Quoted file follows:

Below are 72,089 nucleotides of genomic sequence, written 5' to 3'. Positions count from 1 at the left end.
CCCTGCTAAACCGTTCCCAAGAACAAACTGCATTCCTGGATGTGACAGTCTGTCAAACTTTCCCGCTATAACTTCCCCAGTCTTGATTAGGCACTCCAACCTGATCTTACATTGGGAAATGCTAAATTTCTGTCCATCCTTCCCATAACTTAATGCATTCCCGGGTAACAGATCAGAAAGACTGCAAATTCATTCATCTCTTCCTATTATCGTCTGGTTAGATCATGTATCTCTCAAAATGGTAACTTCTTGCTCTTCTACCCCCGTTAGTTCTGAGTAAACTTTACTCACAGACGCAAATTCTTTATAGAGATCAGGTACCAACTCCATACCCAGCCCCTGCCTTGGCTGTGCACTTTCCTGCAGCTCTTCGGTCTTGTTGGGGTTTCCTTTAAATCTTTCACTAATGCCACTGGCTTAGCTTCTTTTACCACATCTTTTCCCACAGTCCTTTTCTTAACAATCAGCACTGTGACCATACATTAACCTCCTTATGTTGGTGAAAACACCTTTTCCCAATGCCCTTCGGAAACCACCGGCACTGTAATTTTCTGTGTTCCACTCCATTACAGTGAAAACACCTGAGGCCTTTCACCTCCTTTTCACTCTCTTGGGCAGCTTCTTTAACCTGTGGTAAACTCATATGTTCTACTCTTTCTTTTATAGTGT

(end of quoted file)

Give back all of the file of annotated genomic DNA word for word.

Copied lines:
Below are 72,089 nucleotides of genomic sequence, written 5' to 3'. Positions count from 1 at the left end.
CCCTGCTAAACCGTTCCCAAGAACAAACTGCATTCCTGGATGTGACAGTCTGTCAAACTTTCCCGCTATAACTTCCCCAGTCTTGATTAGGCACTCCAACCTGATCTTACATTGGGAAATGCTAAATTTCTGTCCATCCTTCCCATAACTTAATGCATTCCCGGGTAACAGATCAGAAAGACTGCAAATTCATTCATCTCTTCCTATTATCGTCTGGTTAGATCATGTATCTCTCAAAATGGTAACTTCTTGCTCTTCTACCCCCGTTAGTTCTGAGTAAACTTTACTCACAGACGCAAATTCTTTATAGAGATCAGGTACCAACTCCATACCCAGCCCCTGCCTTGGCTGTGCACTTTCCTGCAGCTCTTCGGTCTTGTTGGGGTTTCCTTTAAATCTTTCACTAATGCCACTGGCTTAGCTTCTTTTACCACATCTTTTCCCACAGTCCTTTTCTTAACAATCAGCACTGTGACCATACATTAACCTCCTTATGTTGGTGAAAACACCTTTTCCCAATGCCCTTCGGAAACCACCGGCACTGTAATTTTCTGTGTTCCACTCCATTACAGTGAAAACACCTGAGGCCTTTCACCTCCTTTTCACTCTCTTGGGCAGCTTCTTTAACCTGTGGTAAACTCATATGTTCTACTCTTTCTTTTATAGTGT